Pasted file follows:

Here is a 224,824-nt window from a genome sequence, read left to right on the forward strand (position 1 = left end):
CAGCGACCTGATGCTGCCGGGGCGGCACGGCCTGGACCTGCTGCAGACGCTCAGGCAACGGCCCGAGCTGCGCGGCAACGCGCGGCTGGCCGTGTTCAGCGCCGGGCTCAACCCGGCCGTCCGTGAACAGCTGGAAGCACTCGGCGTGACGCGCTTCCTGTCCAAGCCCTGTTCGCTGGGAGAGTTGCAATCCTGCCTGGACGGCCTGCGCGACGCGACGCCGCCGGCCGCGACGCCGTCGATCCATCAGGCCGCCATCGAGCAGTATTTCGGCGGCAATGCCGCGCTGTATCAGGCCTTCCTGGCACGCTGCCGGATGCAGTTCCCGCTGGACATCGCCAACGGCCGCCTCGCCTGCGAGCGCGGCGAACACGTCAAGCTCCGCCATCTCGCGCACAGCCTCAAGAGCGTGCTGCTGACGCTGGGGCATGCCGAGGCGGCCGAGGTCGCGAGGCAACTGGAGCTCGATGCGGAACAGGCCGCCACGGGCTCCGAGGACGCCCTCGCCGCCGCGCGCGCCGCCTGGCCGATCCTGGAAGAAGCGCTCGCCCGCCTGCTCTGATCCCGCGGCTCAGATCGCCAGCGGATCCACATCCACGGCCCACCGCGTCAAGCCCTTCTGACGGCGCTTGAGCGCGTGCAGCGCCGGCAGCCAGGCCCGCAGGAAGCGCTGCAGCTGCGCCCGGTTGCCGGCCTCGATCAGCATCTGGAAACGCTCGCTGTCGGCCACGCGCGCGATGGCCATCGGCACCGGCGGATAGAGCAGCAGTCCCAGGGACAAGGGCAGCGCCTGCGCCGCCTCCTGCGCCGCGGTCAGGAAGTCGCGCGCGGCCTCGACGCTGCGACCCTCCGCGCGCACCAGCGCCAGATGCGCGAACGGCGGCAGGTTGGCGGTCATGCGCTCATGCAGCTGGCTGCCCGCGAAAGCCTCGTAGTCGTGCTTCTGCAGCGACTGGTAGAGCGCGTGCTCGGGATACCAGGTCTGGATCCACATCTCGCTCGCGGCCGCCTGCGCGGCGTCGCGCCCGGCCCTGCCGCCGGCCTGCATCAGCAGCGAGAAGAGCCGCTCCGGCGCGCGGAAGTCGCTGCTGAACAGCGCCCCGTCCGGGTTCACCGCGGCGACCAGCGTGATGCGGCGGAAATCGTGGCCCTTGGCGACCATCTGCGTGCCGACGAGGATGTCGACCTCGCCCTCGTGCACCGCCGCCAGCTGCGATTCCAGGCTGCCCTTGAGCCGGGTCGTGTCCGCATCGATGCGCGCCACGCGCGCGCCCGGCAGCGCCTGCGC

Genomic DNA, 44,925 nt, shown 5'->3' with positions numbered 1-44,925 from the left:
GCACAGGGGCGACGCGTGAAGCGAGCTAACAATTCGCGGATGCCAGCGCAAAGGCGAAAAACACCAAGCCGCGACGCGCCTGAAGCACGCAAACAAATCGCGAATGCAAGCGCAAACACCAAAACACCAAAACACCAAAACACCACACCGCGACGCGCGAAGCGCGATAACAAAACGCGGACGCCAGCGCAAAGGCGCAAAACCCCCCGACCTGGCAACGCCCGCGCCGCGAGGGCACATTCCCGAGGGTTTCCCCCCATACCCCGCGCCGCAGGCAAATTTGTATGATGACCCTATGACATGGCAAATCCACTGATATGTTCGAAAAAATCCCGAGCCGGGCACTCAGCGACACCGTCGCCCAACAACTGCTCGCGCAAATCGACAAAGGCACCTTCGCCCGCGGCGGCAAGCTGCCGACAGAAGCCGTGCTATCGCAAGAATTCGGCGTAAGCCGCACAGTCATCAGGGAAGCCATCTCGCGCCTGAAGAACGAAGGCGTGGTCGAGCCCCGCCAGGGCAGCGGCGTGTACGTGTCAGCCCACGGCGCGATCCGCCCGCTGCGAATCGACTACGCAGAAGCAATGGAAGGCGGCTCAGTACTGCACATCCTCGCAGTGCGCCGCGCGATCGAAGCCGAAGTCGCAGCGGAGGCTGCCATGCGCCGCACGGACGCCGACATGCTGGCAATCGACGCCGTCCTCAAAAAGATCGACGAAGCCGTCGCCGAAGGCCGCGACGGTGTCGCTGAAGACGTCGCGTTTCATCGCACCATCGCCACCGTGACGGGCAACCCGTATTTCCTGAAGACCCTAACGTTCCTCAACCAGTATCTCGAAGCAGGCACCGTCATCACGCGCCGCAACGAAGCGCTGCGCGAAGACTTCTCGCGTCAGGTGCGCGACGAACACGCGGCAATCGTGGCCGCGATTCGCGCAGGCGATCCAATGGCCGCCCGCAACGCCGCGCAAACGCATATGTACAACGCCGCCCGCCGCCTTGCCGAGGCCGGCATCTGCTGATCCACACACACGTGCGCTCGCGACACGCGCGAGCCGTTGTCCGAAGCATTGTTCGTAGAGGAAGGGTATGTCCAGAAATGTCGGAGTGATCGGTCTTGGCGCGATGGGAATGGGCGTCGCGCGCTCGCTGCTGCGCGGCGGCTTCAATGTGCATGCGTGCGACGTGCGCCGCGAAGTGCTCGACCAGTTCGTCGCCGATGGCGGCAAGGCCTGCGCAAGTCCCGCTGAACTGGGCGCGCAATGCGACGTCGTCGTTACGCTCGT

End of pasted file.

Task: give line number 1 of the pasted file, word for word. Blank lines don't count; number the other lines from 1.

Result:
Here is a 224,824-nt window from a genome sequence, read left to right on the forward strand (position 1 = left end):